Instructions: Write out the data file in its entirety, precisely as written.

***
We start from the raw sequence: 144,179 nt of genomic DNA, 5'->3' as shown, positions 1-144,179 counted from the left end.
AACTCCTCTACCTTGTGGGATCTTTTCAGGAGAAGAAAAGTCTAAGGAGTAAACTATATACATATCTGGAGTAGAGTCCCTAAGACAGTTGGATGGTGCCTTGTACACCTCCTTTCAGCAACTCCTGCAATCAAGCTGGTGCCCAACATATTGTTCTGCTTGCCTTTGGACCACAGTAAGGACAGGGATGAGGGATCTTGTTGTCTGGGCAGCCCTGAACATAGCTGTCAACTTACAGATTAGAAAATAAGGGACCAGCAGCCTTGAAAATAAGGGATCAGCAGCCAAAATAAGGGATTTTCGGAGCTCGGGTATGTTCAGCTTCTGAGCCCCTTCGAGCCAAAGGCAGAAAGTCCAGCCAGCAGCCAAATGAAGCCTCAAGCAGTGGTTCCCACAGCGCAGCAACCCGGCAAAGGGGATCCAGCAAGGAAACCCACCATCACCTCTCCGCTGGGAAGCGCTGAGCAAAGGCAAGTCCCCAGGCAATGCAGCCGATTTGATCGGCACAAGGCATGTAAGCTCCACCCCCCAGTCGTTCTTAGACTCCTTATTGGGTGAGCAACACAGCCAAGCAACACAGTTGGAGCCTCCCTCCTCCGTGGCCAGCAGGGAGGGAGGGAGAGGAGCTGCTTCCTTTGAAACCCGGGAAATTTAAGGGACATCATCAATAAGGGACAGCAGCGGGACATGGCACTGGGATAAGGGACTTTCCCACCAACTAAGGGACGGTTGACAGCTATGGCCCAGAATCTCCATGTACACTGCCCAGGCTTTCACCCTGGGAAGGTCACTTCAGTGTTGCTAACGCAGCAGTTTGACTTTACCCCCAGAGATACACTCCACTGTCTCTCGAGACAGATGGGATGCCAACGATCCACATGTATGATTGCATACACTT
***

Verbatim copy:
We start from the raw sequence: 144,179 nt of genomic DNA, 5'->3' as shown, positions 1-144,179 counted from the left end.
AACTCCTCTACCTTGTGGGATCTTTTCAGGAGAAGAAAAGTCTAAGGAGTAAACTATATACATATCTGGAGTAGAGTCCCTAAGACAGTTGGATGGTGCCTTGTACACCTCCTTTCAGCAACTCCTGCAATCAAGCTGGTGCCCAACATATTGTTCTGCTTGCCTTTGGACCACAGTAAGGACAGGGATGAGGGATCTTGTTGTCTGGGCAGCCCTGAACATAGCTGTCAACTTACAGATTAGAAAATAAGGGACCAGCAGCCTTGAAAATAAGGGATCAGCAGCCAAAATAAGGGATTTTCGGAGCTCGGGTATGTTCAGCTTCTGAGCCCCTTCGAGCCAAAGGCAGAAAGTCCAGCCAGCAGCCAAATGAAGCCTCAAGCAGTGGTTCCCACAGCGCAGCAACCCGGCAAAGGGGATCCAGCAAGGAAACCCACCATCACCTCTCCGCTGGGAAGCGCTGAGCAAAGGCAAGTCCCCAGGCAATGCAGCCGATTTGATCGGCACAAGGCATGTAAGCTCCACCCCCCAGTCGTTCTTAGACTCCTTATTGGGTGAGCAACACAGCCAAGCAACACAGTTGGAGCCTCCCTCCTCCGTGGCCAGCAGGGAGGGAGGGAGAGGAGCTGCTTCCTTTGAAACCCGGGAAATTTAAGGGACATCATCAATAAGGGACAGCAGCGGGACATGGCACTGGGATAAGGGACTTTCCCACCAACTAAGGGACGGTTGACAGCTATGGCCCAGAATCTCCATGTACACTGCCCAGGCTTTCACCCTGGGAAGGTCACTTCAGTGTTGCTAACGCAGCAGTTTGACTTTACCCCCAGAGATACACTCCACTGTCTCTCGAGACAGATGGGATGCCAACGATCCACATGTATGATTGCATACACTT